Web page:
KHN Morning Briefing

Summaries of health policy coverage from major news organizations

Health Care Fraud, Prescription Theft Lead To Significant Losses

ABC News: "A four month 'Nightline' investigation into Medicare fraud makes one thing perfectly clear: this is a crime that pays and pays and pays. The federal government admits that a staggering $60 billion is stolen from tax payers through Medicare scams every year. Some experts believe the number is more than twice that. Fraudulent pharmacies, clinics and medical supply companies seem to pop up like mushrooms in South Florida, the area widely considered to be ground zero in the fight against a crime that requires little training and involves few risks" (McFadden and Karamehmedovic, 3/17).

The Associated Press/WLAJ, an ABC station in Lansing, Mich., reports on a Medicaid fraud case: "A Florida woman who authorities say fraudulently filed more than $3.3 million in Medicaid claims in Michigan from 2007 to 2009 has been arrested and charged with fraud and racketeering. Michigan Attorney General Mike Cox says 56-year-old Deborah D'Anna was arrested Tuesday at her home in Ocala. She was being held pending extradition and faces 25 Medicaid fraud counts and one racketeering charge" (3/17).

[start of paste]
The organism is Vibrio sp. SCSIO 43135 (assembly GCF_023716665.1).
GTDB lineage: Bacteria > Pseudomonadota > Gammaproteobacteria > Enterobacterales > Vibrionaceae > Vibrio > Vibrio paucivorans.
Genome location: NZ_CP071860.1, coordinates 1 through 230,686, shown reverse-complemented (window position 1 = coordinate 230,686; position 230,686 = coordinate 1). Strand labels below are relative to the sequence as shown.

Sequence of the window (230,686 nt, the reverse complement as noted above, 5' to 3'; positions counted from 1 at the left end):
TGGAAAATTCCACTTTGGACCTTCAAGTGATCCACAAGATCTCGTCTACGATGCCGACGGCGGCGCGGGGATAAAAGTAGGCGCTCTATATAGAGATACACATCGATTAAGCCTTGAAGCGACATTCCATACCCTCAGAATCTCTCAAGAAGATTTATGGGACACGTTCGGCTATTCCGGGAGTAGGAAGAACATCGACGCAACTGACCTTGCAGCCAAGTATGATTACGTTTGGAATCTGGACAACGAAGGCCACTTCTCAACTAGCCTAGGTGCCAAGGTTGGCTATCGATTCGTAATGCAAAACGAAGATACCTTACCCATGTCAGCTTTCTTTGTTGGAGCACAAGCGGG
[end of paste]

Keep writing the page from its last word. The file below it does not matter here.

Meanwhile, The Associated Press reports on another kind of health-related crime. "The $75 million heist at a pharmaceutical warehouse in Connecticut this week was just the most audacious example of a growing phenomenon: Thieves are stealing large quantities of prescription drugs for resale on the black market. Pharmaceutical heists in the U.S. have quadrupled since 2006, a coalition of industry and law enforcement estimates." Experts say reasons range from "spotty security" to the high costs of drugs that make the crime lucrative. "While some stolen pills wind up overseas, others show up on pharmacy shelves in the U.S. with fake labels and lot numbers. The theft from an Eli Lilly & Co. warehouse early Sunday is the largest of its kind on record and attests to the growing sophistication of those who pull off such crimes. ... Last year, roughly $184 million in pharmaceuticals were stolen in the U.S., up from $96.6 million the year before" (Perrone, 3/17).

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